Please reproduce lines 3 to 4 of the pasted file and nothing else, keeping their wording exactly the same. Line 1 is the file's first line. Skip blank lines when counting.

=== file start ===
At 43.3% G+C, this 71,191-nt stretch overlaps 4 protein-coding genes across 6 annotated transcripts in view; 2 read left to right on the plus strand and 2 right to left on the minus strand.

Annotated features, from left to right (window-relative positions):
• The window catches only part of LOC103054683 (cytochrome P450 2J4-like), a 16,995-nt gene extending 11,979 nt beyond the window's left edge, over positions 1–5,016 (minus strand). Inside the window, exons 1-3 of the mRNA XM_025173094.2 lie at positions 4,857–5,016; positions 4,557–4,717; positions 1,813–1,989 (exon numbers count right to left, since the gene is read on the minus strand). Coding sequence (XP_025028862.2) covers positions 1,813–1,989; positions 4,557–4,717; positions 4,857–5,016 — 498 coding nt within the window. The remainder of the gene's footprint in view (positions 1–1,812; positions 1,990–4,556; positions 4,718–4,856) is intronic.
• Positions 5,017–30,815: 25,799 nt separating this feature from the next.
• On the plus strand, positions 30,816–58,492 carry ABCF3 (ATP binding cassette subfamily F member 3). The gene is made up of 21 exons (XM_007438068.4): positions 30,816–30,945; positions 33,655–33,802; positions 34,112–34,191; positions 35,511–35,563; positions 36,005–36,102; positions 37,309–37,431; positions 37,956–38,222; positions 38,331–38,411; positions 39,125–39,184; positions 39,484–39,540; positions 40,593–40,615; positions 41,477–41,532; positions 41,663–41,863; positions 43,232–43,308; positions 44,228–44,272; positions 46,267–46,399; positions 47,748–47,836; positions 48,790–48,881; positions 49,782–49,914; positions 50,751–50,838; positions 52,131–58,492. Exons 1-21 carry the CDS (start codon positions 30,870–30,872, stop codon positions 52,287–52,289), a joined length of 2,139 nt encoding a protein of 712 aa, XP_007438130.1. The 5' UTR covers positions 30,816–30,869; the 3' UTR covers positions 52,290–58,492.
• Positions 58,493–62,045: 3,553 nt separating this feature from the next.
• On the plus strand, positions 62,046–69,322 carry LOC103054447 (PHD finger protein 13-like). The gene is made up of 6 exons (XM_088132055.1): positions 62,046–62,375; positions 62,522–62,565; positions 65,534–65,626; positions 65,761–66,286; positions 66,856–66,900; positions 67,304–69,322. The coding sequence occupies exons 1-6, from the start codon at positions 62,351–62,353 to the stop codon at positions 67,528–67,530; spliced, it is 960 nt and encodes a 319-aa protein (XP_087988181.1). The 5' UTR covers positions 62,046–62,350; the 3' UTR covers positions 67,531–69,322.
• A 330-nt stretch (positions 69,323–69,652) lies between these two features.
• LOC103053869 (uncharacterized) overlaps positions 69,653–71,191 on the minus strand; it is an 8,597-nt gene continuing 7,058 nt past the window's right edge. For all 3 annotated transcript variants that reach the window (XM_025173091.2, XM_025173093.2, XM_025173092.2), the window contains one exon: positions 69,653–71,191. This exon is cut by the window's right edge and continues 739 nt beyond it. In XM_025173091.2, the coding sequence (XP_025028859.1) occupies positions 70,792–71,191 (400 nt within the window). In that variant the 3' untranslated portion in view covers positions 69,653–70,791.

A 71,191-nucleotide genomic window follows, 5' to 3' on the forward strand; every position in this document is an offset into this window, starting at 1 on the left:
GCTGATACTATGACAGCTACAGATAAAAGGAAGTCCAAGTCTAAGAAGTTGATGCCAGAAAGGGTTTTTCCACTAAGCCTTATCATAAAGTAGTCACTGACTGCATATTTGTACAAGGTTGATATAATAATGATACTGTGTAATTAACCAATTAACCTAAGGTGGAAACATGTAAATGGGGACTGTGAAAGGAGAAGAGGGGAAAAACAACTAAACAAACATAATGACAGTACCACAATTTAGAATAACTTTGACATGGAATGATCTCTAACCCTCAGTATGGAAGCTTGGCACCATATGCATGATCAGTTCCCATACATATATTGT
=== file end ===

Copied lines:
• The window catches only part of LOC103054683 (cytochrome P450 2J4-like), a 16,995-nt gene extending 11,979 nt beyond the window's left edge, over positions 1–5,016 (minus strand). Inside the window, exons 1-3 of the mRNA XM_025173094.2 lie at positions 4,857–5,016; positions 4,557–4,717; positions 1,813–1,989 (exon numbers count right to left, since the gene is read on the minus strand). Coding sequence (XP_025028862.2) covers positions 1,813–1,989; positions 4,557–4,717; positions 4,857–5,016 — 498 coding nt within the window. The remainder of the gene's footprint in view (positions 1–1,812; positions 1,990–4,556; positions 4,718–4,856) is intronic.
• Positions 5,017–30,815: 25,799 nt separating this feature from the next.